# Level 1 CFA® Exam:

Probability – Practical Problems

In this lesson, we're going to distinguish between conditional and unconditional probability and define the basic rules of probability. We're also going to talk about dependent and independent events and solve a few probability problems.

Let's start with conditional and unconditional probability. When we want to find the probability of an event, we're simply trying to determine its unconditional probability. The unconditional probability of event A is denoted P(A) and is sometimes referred to as marginal probability.

Usually, the more information we have or the more restrictions we set, the more accurately can determine the probability of an event. Imagine that there are two events A and B, and we know the relationship between the probabilities of these events, for example, we know the probability that both events occur. If it is the case, we can more accurately estimate the probability of these events. This is when we're dealing with conditional probability, expressed in the following way:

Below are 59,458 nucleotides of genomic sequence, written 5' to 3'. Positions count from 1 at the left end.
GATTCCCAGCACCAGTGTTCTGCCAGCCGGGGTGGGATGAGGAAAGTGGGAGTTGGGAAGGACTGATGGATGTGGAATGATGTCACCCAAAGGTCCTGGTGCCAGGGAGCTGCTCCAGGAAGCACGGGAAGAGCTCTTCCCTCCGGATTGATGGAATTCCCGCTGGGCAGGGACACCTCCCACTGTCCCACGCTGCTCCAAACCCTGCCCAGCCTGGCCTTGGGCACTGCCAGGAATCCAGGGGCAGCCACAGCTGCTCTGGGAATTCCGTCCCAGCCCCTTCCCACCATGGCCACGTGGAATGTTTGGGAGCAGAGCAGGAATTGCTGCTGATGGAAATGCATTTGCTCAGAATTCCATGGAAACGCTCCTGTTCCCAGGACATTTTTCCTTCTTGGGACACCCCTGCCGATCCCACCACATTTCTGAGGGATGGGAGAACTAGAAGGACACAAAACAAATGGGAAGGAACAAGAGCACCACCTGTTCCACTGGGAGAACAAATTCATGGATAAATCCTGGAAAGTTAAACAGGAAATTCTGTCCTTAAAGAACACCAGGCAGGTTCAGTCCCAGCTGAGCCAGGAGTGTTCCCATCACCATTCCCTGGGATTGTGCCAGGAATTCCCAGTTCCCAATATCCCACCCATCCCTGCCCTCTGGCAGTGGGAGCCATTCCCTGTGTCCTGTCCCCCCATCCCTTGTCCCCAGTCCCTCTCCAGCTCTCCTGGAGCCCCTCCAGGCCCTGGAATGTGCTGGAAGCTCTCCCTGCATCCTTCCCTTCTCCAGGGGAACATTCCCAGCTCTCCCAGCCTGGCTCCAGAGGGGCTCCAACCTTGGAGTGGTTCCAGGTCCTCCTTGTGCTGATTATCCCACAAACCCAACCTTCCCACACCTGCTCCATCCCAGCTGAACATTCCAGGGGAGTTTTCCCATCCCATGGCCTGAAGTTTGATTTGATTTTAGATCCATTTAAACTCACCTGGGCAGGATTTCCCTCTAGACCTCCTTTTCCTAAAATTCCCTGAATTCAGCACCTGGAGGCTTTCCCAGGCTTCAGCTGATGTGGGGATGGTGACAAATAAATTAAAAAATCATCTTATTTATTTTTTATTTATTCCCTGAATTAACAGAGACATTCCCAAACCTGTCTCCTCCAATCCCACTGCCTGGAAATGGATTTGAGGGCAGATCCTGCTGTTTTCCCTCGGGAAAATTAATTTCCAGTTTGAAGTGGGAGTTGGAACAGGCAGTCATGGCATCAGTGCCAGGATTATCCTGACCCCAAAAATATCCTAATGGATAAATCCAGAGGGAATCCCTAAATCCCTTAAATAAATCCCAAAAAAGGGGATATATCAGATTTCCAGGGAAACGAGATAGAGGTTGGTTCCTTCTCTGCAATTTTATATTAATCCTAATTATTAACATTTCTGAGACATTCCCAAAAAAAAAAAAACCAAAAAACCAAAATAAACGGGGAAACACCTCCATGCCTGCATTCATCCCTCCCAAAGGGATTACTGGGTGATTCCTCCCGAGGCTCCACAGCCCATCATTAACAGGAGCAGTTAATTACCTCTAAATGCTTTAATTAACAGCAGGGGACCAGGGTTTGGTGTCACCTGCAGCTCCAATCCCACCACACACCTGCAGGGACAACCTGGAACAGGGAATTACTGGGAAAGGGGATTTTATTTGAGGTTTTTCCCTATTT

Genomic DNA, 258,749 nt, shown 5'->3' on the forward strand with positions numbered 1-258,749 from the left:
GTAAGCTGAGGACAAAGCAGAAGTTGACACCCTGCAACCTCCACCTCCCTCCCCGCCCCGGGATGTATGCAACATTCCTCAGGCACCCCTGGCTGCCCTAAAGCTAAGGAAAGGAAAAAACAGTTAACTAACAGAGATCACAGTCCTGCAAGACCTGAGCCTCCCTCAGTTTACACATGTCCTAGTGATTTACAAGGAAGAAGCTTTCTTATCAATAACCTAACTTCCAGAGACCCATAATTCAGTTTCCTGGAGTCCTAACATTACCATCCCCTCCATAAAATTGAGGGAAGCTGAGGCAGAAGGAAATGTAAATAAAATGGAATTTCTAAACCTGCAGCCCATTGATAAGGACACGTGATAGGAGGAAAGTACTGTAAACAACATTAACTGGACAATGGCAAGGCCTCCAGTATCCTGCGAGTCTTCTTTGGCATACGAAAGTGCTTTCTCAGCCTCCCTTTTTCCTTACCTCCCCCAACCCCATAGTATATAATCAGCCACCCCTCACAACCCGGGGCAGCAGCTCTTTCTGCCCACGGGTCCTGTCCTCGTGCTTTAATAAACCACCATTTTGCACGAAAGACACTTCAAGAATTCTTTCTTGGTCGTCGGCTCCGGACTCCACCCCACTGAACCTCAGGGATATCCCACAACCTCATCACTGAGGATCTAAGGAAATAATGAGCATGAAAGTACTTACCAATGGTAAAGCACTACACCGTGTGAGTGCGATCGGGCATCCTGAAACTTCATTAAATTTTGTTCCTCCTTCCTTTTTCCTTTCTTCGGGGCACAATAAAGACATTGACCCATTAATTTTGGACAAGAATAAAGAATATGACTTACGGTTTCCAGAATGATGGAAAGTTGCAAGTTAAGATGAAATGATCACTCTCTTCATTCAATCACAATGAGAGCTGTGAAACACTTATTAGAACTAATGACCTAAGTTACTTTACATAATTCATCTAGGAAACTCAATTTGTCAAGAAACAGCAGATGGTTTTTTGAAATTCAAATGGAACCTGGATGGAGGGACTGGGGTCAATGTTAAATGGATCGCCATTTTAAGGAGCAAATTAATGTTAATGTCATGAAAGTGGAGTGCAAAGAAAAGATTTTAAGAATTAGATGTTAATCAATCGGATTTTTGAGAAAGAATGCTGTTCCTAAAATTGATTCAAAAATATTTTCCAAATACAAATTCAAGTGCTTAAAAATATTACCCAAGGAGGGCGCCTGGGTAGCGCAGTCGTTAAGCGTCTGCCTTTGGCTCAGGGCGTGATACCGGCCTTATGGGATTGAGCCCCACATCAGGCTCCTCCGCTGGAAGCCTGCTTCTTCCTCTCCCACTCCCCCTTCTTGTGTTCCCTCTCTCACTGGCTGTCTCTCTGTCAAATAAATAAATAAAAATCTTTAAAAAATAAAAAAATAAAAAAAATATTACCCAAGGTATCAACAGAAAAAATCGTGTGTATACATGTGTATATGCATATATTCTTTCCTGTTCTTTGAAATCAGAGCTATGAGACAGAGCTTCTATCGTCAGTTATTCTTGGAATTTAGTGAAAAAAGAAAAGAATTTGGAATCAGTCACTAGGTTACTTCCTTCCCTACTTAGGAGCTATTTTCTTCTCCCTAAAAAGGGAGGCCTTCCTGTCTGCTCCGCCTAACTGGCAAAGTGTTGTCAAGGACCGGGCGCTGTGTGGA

\(P(A|B)=\frac{P(AB)}{P(B)}\)

- \(P(A|B)\) - probability of event A given event B
- \(P(AB)\) - joint probability (probability that event \(A\)
event \(B\) occur)**AND** - \(P(B)\) - probability of event \(B\), \(P(B)\neq0\)

The probability of event A, given that event B has occurred, equals the ratio of the joint probability of events A and B and the probability of event B.

Just to remind you, by "joint probability of events A and B" we understand the occurrence of both events A and B.

Of course, the probability of event B has to be greater than 0.

The probability that real GDP increases in the third quarter is 0.8. The probability that real GDP increases in the third quarter and Loop Fund achieves a higher return than the S&P 500 in the third quarter is 28%.

What is the probability that Loop Fund outperforms S&P 500, given that the increase in real GDP in the third quarter occurs?

(...)